What are the upsides and downsides of life as a professional poker player?
A downside is the ups and downs — the volatility of results. I specialized in poker tournaments, which are characterized by frequent famines and rare feasts. Each tournament of the kind I was playing lasts three to six or more days, but only 10-15% of the entrants come away with any prize money. I enjoyed the challenges of matching wits with opponents and of mastering the subtleties of tournament play.
Why, at this point in your life, did you decide to give law school a go?
I was feeling a lack of intellectual challenge. I recalled that, long ago, I had applied to and been accepted by some law schools but elected instead to go forward in computer software. In 2016, I investigated the possibility of volunteering as a paralegal, but soon realized that jurisprudence fascinated me, and that I could develop more fruitful opportunities to volunteer as a lawyer.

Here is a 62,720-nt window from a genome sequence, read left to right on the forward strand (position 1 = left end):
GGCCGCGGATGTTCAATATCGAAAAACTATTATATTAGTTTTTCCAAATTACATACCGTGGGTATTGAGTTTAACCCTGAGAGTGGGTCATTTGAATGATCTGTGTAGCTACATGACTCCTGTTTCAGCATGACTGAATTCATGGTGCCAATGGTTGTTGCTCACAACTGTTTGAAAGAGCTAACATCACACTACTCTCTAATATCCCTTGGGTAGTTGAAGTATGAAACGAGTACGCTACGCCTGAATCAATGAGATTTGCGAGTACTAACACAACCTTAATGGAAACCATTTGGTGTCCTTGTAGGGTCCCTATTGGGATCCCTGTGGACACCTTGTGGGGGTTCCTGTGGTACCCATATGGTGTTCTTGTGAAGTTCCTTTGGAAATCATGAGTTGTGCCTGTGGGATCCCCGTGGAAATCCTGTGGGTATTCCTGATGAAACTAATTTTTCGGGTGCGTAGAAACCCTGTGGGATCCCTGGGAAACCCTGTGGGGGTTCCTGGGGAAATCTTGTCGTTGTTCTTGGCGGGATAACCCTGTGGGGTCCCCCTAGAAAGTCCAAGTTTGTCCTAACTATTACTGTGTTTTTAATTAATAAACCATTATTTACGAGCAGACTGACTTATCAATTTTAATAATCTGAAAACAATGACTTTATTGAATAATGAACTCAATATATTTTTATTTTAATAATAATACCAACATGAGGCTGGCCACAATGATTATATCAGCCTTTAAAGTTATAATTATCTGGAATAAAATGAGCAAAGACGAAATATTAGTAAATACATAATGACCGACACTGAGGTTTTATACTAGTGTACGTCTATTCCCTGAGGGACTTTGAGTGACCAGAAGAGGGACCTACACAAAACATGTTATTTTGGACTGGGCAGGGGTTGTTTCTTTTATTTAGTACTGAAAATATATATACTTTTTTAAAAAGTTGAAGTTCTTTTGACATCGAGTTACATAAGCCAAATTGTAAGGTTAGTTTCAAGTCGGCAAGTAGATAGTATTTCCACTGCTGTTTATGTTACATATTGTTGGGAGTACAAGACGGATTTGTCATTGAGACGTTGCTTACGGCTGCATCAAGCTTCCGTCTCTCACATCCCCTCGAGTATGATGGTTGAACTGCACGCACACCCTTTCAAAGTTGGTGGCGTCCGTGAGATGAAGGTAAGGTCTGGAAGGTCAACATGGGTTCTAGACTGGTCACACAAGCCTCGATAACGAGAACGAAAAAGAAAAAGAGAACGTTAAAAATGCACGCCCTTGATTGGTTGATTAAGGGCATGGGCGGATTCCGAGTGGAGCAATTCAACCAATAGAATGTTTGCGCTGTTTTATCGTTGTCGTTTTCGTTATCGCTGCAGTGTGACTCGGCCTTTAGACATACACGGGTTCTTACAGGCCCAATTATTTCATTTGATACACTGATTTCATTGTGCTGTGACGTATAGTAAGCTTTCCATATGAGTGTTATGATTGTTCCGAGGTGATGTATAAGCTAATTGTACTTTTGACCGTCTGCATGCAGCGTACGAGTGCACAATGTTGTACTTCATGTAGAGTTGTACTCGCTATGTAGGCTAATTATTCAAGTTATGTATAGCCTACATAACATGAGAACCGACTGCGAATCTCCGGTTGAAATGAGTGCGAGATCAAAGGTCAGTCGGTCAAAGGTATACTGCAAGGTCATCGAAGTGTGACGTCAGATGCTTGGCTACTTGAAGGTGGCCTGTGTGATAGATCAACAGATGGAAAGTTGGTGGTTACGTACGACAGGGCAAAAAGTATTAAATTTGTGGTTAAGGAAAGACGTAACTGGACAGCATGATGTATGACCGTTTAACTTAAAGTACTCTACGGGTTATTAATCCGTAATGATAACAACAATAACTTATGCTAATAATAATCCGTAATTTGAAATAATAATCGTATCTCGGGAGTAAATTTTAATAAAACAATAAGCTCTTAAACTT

So as well as playing poker professionally, you were a computer software developer. Tell us about that work.
Software was my primary career before I got into poker tournaments later in life. As a philosophy major undergraduate I happened to take an introductory software class and loved it. Programming is a kind of puzzle solving that continued to fascinate me.
You were a pilot. What was your favorite flight destination?
I flew my plane to and from the Nassau, Bahamas airport once for a poker tournament. Because it was my only international flight as a pilot, it required a lot of preparation. I was rewarded by a successful flight and good sightseeing weather. My most frequent destination from my base in Reno or Carson City was … North Las Vegas Airport!